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Author Notes:

Franklin C. Wong: fwong@mdanderson.org

The authors acknowledge the logistic support of gamma rays irradiation from Raymond Meyn, Ph.D., of the Division of Radiation Oncology, University of Texas MD Anderson Cancer Center.

None of the authors has any financial interest with any commercial vendor or supplier of material for the conduct of experiments and presentation of work related to this study.


Research Funding:

The report work was partially supported by a research Grant RR00165 from the National Institutes of Health to Dr. Michael Kuhar.


  • Science & Technology
  • Life Sciences & Biomedicine
  • Biotechnology & Applied Microbiology
  • Medicine, Research & Experimental
  • Research & Experimental Medicine
  • H-3 PK 14105
  • PET

Affinity Labeling of Membrane Receptors Using Tissue-Penetrating Radiations


Journal Title:

BioMed Research International


Volume 2013


, Pages 503095-503095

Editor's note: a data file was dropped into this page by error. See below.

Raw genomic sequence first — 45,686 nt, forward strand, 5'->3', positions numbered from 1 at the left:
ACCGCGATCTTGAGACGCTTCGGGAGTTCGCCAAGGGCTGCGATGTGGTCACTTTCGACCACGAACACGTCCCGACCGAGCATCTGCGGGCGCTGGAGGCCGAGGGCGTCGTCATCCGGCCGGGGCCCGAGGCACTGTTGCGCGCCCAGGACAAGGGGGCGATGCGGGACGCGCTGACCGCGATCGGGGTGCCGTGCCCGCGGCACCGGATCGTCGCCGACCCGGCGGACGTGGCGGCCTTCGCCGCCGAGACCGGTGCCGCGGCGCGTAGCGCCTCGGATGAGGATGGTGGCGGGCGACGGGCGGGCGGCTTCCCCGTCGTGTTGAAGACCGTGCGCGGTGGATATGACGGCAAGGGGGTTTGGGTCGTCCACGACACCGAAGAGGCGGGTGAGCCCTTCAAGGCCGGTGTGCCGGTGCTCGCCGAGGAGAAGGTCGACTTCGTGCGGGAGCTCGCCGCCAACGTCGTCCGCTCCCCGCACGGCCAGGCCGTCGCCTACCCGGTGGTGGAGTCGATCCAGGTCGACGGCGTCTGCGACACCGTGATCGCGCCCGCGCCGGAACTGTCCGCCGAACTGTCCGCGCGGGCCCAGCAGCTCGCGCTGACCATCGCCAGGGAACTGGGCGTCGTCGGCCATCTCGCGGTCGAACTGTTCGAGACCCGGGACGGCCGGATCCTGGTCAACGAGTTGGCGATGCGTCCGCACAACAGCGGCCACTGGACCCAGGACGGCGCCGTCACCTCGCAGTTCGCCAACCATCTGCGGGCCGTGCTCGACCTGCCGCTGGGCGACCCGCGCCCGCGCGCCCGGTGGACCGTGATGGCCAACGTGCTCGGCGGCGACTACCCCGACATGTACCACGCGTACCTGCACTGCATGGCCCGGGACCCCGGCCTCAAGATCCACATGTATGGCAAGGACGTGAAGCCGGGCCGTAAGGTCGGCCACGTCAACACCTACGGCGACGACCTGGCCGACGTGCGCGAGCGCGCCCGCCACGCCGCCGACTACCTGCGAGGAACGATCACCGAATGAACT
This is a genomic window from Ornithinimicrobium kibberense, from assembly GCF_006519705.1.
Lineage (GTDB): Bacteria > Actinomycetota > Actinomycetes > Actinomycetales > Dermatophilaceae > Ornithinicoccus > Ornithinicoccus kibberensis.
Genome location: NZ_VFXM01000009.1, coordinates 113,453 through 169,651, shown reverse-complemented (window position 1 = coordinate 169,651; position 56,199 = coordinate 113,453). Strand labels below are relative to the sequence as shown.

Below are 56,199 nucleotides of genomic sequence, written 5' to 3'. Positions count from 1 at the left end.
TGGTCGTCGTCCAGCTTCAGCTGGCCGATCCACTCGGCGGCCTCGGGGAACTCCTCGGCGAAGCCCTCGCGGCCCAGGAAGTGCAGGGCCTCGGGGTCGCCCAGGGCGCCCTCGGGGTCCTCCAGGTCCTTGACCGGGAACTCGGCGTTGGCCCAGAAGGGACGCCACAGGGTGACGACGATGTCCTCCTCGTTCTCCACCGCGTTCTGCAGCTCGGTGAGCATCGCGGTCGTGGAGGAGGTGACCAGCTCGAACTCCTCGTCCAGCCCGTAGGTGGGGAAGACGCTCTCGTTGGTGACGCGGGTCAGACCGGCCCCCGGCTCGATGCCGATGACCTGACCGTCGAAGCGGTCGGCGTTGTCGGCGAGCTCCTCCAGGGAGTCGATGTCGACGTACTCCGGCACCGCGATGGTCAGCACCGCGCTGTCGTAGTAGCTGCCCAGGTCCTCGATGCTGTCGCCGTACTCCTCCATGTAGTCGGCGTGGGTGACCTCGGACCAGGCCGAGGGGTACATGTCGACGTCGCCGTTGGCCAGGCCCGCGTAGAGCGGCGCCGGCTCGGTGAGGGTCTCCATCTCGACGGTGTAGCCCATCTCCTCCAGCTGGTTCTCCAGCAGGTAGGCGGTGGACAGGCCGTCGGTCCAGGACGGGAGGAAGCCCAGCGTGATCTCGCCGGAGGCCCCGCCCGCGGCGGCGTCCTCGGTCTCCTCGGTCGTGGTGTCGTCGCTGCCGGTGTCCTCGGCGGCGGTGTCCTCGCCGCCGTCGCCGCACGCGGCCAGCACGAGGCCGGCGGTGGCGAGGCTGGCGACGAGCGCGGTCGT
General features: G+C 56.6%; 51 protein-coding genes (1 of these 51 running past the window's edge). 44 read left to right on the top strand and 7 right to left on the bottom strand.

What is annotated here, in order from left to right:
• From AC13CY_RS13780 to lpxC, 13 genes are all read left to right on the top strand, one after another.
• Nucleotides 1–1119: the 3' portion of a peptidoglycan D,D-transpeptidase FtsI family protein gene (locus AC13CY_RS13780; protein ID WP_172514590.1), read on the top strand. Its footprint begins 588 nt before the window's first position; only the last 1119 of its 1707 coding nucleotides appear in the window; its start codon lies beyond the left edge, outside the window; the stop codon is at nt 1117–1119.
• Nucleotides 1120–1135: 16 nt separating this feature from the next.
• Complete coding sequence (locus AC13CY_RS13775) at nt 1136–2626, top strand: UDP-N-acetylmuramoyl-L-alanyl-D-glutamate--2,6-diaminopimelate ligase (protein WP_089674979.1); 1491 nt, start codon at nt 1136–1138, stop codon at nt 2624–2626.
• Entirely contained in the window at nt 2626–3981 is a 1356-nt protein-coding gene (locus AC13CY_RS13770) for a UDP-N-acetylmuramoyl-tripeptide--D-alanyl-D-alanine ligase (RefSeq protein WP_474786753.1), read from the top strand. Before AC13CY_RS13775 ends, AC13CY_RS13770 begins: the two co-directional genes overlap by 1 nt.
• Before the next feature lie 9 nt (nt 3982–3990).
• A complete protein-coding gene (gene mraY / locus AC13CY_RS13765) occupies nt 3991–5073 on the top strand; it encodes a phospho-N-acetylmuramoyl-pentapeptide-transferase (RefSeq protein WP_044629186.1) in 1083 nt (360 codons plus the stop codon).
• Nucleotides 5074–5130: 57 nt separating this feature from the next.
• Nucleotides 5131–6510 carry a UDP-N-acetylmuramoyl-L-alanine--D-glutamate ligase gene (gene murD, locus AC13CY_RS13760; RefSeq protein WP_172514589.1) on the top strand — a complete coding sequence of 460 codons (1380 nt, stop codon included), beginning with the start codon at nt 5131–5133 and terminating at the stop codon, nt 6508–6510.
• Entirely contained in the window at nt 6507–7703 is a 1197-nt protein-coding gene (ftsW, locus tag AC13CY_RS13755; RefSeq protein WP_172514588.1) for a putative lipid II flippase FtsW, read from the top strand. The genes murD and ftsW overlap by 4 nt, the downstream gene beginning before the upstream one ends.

Type of Work:

Article | Final Publisher PDF


Photoaffinity labeling, a useful in vivo biochemical tool, is limited when applied in vivo because of the poor tissue penetration by ultraviolet (UV) photons. This study investigates affinity labeling using tissue-penetrating radiation to overcome the tissue attenuation and irreversibly label membrane receptor proteins. Using X-ray (115 kVp) at low doses ( < 50 cGy or Rad), specific and irreversible binding was found on striatal dopamine transporters with 3 photoaffinity ligands for dopamine transporters, to different extents. Upon X-ray exposure (115 kVp), RTI-38 and RTI-78 ligands showed irreversible and specific binding to the dopamine transporter similar to those seen with UV exposure under other conditions. Similar ly, gamma rays at higher energy (662 keV) also affect irreversible binding of photoreactive ligands to peripheral benzodiazepine receptors (by PK14105) and to the dopamine (D2) membrane receptors (by azidoclebopride), respectively. This study reports that X-ray and gamma rays induced affinity labeling of membrane receptors in a manner similar to UV with photoreactive ligands of the dopamine transporter, D2 dopamine receptor (D2R), and peripheral benzodiazepine receptor (PBDZR). It may provide specific noninvasive irreversible block or stimulation of a receptor using tissue-penetrating radiation targeting selected anatomic sites.

Copyright information:

© 2013 Franklin C. Wong et al.

This is an Open Access work distributed under the terms of the Creative Commons Attribution 3.0 Unported License (http://creativecommons.org/licenses/by/3.0/).

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